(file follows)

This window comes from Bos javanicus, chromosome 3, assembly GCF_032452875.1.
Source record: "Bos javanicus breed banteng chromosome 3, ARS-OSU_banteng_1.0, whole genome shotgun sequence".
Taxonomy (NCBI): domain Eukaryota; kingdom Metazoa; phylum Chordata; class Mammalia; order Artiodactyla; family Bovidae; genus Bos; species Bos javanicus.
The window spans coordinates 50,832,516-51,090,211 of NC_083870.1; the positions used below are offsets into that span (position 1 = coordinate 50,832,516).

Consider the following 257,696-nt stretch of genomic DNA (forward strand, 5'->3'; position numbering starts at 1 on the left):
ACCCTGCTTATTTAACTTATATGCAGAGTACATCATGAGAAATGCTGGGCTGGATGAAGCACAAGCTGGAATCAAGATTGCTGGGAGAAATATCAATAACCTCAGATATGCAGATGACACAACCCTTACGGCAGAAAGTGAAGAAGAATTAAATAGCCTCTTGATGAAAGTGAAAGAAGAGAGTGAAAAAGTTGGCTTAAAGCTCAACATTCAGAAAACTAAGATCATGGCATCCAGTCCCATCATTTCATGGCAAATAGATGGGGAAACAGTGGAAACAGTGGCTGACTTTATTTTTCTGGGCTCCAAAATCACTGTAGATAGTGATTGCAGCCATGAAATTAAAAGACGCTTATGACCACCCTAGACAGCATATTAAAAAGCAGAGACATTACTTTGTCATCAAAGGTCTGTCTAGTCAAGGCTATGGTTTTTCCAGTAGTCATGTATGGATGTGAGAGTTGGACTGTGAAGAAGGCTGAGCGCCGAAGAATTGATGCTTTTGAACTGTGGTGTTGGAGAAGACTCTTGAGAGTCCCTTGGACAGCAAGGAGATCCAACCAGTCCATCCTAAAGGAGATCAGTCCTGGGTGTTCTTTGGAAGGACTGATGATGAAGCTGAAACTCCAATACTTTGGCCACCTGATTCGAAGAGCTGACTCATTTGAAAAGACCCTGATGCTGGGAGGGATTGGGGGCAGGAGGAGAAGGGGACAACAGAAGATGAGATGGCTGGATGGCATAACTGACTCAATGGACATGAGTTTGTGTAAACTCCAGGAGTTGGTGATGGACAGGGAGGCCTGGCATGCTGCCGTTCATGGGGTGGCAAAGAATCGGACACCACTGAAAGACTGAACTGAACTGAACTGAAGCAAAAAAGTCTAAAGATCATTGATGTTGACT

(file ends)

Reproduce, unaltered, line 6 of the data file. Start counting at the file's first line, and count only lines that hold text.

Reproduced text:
ACCCTGCTTATTTAACTTATATGCAGAGTACATCATGAGAAATGCTGGGCTGGATGAAGCACAAGCTGGAATCAAGATTGCTGGGAGAAATATCAATAACCTCAGATATGCAGATGACACAACCCTTACGGCAGAAAGTGAAGAAGAATTAAATAGCCTCTTGATGAAAGTGAAAGAAGAGAGTGAAAAAGTTGGCTTAAAGCTCAACATTCAGAAAACTAAGATCATGGCATCCAGTCCCATCATTTCATGGCAAATAGATGGGGAAACAGTGGAAACAGTGGCTGACTTTATTTTTCTGGGCTCCAAAATCACTGTAGATAGTGATTGCAGCCATGAAATTAAAAGACGCTTATGACCACCCTAGACAGCATATTAAAAAGCAGAGACATTACTTTGTCATCAAAGGTCTGTCTAGTCAAGGCTATGGTTTTTCCAGTAGTCATGTATGGATGTGAGAGTTGGACTGTGAAGAAGGCTGAGCGCCGAAGAATTGATGCTTTTGAACTGTGGTGTTGGAGAAGACTCTTGAGAGTCCCTTGGACAGCAAGGAGATCCAACCAGTCCATCCTAAAGGAGATCAGTCCTGGGTGTTCTTTGGAAGGACTGATGATGAAGCTGAAACTCCAATACTTTGGCCACCTGATTCGAAGAGCTGACTCATTTGAAAAGACCCTGATGCTGGGAGGGATTGGGGGCAGGAGGAGAAGGGGACAACAGAAGATGAGATGGCTGGATGGCATAACTGACTCAATGGACATGAGTTTGTGTAAACTCCAGGAGTTGGTGATGGACAGGGAGGCCTGGCATGCTGCCGTTCATGGGGTGGCAAAGAATCGGACACCACTGAAAGACTGAACTGAACTGAACTGAAGCAAAAAAGTCTAAAGATCATTGATGTTGACT